Every firm I know wishes they could encourage more cross-selling — keeping business inside the firm that might otherwise go elsewhere. I started a thread on LinkedIn to get views from others and here’s a simple idea that will get lawyers talking about the kinds of work they can share within the firm:
- Each practice group delegates one partner and an associate to attend each of the other practice group meetings. It helps if the selected lawyers have a good relationship with the group.
- These lawyers need to do some homework on clients served by this group and the type of work done.
- In a very short one-minute introduction, the ‘outsiders’ share the kinds of clients their group serves and the types of work they do.
- Then, in a quick 10 minute presentation, the ‘outsiders’ present a punchy Top Ten List, entitled: “The Top Ten Ways Your Clients Could Use Us.” The list should focus on new legal developments, more obvious “burning platforms” and non-obvious ways that the other practice group’s lawyers could add value to existing relationships.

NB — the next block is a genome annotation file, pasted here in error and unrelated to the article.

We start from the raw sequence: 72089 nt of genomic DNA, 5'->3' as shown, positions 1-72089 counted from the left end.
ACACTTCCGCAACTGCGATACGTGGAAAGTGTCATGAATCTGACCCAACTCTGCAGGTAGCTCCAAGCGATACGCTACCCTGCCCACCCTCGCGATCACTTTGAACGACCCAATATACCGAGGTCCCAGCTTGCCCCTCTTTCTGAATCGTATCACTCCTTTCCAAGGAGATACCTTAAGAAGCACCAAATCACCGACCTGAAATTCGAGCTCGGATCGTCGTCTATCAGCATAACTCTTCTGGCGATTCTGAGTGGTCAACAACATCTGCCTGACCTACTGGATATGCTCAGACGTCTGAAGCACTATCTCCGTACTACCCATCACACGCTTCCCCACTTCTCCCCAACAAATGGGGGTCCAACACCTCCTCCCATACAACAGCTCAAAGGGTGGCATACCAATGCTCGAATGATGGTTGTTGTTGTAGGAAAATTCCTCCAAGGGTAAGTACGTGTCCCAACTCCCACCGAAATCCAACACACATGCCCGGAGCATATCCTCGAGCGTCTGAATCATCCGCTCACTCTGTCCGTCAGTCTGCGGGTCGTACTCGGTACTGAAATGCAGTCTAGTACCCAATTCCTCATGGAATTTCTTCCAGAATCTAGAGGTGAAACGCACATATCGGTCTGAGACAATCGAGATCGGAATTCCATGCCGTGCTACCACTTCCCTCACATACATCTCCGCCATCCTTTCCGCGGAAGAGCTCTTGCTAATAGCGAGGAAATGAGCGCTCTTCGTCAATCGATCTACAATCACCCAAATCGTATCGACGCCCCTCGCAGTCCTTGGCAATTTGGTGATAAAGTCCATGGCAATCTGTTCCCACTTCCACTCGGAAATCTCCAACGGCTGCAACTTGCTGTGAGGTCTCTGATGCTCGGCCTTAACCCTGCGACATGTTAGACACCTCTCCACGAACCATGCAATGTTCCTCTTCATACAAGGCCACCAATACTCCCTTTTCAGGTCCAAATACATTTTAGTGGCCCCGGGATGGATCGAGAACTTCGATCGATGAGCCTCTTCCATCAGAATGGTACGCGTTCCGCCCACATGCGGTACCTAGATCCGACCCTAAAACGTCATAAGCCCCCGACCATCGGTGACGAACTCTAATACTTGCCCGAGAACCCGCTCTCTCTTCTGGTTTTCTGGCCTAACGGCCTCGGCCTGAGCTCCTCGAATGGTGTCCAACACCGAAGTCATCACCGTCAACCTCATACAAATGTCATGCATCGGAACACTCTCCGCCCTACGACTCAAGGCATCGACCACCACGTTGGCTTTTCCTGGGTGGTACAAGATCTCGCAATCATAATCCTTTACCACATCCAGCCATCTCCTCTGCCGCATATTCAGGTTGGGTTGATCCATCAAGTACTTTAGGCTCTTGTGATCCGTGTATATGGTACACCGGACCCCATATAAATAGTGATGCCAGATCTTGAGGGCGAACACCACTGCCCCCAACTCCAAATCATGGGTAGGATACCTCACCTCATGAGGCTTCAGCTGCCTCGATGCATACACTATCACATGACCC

The presentations can either be done in regular practice group meetings (as a monthly agenda item), or in a series of 5-10 rapid-fire presentations (one for each practice group) that take place at the firm-wide retreat.
Part of the success of these presentations is to consider how you can help make the other team look good in the eyes of their clients by mentioning your services.
I know one firm where this approach was tried by a Pensions team who tailored their presentations to Corporate and Litigation departments and it worked a treat!
Another firm has had success structuring their cross selling so that it was done on a mutual basis. In other words, Team A referred work to Team B and vice versa.
I’ve also been reminded that cross selling works better if you shift your mindset to thinking about cross buying. In other words, what do we need to say and do to make it easier for these clients to buy other services from us.